She might only be 15, but few people are more passionate about finding homes for ex-racing greyhounds than Asha Henriksson.
Having a adopted her first greyhound 18 months ago – a fawn city winner she calls Pedro – she is hooked on the challenge of finding homes for more greyhounds.
As such Asha, who is studying Year 9 in the inner-Melbourne suburb of Windsor, spent a good portion of her September school holidays volunteering at the Greyhound Adoption Program stand at the Royal Melbourne Show.
“I love working here. I get a real buzz about promoting greyhounds because they are the best dogs ever,” Asha said.
The Royal Melbourne Show is traditionally the Greyhound Adoption Program’s most successful promotion of the year due to the large volume of people visit the stand across the 12 days, so many of which will interact with the greyhounds and ask questions about the breed’s suitability as pets.
“I’ve found that around 70 per cent of people that come over just want to give them a pat because they think they’re cute or because they have a connection to greyhounds. And the other 25-30 per cent are actually really keen on learning more about them,” Asha said.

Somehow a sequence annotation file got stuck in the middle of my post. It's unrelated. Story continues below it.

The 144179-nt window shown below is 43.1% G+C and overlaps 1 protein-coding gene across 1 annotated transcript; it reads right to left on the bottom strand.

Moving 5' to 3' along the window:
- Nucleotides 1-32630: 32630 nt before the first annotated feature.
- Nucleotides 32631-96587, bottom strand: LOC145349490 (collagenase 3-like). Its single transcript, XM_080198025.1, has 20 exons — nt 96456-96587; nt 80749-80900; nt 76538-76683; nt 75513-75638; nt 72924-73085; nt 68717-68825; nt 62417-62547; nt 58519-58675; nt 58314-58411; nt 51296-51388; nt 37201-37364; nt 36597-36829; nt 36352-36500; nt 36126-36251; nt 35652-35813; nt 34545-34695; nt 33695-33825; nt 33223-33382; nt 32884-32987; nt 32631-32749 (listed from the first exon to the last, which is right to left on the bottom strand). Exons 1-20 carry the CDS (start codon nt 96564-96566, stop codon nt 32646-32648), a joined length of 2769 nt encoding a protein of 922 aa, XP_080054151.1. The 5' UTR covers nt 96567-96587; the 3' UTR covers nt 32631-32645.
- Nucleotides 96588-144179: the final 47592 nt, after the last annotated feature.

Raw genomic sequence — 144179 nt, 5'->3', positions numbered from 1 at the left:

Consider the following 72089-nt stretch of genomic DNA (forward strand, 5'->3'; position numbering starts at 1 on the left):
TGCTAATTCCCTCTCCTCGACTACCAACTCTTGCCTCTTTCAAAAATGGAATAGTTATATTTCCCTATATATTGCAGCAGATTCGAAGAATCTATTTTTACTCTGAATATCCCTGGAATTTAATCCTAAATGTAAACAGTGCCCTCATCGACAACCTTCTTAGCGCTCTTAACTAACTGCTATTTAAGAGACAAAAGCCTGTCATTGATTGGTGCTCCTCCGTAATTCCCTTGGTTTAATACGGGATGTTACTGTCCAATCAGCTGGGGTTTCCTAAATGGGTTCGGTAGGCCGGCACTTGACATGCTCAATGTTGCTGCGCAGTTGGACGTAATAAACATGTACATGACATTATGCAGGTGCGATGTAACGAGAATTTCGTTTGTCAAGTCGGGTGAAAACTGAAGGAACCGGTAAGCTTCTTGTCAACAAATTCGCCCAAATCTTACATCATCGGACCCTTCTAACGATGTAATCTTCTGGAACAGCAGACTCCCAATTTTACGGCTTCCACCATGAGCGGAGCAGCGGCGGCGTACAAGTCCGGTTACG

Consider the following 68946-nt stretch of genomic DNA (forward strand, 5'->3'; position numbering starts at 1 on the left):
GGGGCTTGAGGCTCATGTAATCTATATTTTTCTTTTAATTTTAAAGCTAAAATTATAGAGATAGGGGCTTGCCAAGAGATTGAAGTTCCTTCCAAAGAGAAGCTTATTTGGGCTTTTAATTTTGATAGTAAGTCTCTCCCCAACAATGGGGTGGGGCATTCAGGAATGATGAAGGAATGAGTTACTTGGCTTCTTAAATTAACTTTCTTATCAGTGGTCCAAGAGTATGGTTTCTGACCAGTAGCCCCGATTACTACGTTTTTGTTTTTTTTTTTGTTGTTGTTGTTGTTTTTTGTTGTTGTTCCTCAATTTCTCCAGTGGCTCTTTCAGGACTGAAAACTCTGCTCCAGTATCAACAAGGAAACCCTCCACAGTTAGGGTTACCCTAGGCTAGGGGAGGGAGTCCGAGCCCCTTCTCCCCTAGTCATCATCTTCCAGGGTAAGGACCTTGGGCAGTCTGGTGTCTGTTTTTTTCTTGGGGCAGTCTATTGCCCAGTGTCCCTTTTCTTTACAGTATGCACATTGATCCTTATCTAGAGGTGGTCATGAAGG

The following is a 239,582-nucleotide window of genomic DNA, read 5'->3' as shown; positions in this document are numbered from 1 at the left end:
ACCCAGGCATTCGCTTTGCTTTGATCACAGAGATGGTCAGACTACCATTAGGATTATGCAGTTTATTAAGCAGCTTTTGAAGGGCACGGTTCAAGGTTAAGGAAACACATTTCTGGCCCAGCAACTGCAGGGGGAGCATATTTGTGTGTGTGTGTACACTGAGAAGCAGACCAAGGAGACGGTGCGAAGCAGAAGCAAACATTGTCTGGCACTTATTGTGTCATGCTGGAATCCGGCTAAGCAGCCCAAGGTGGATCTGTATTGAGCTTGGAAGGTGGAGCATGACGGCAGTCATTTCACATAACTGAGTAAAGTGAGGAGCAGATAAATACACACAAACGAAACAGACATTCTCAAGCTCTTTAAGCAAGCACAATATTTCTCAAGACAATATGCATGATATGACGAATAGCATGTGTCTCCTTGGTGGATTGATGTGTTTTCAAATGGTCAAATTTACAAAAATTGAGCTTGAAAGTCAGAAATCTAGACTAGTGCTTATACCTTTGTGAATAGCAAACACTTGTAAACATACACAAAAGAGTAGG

“People generally want to know about their temperament, and things like whether they are suited to living in houses or apartments and how much exercise they need.”
“Most are surprised when we tell them they can live in apartments and that they only need a short walk each day.”
Asha was joined at the GAP stand by her father Lloyd, who is also a massive advocate for greyhounds as pets and her daughter’s involvement in the program.
“She (Asha) would work the full 12 days at the Show if she could,” Lloyd said.
“I’ve been raising her on my own since she was two and I’ve found that her interest in the Greyhound Adoption Program has been a really good thing for her.”
“She’s not a sporty person, so she doesn’t have a hobby such as netball. But she absolutely loves dogs, especially greyhounds, and it’s been great, firstly, to see her so passionate about something and, secondly, for her to have the opportunity to gain experience working at the GAP stand.”
Asha is hopeful that the experience gained from working at the GAP stand will help prepare her for a long term career working with dogs.
“I hope to one day have my own dog walking, minding and grooming business. That would be my dream job,” she said.
Judging by the passion she demonstrated at the Show, it’s hard to imagine her not fulfilling her dream one day.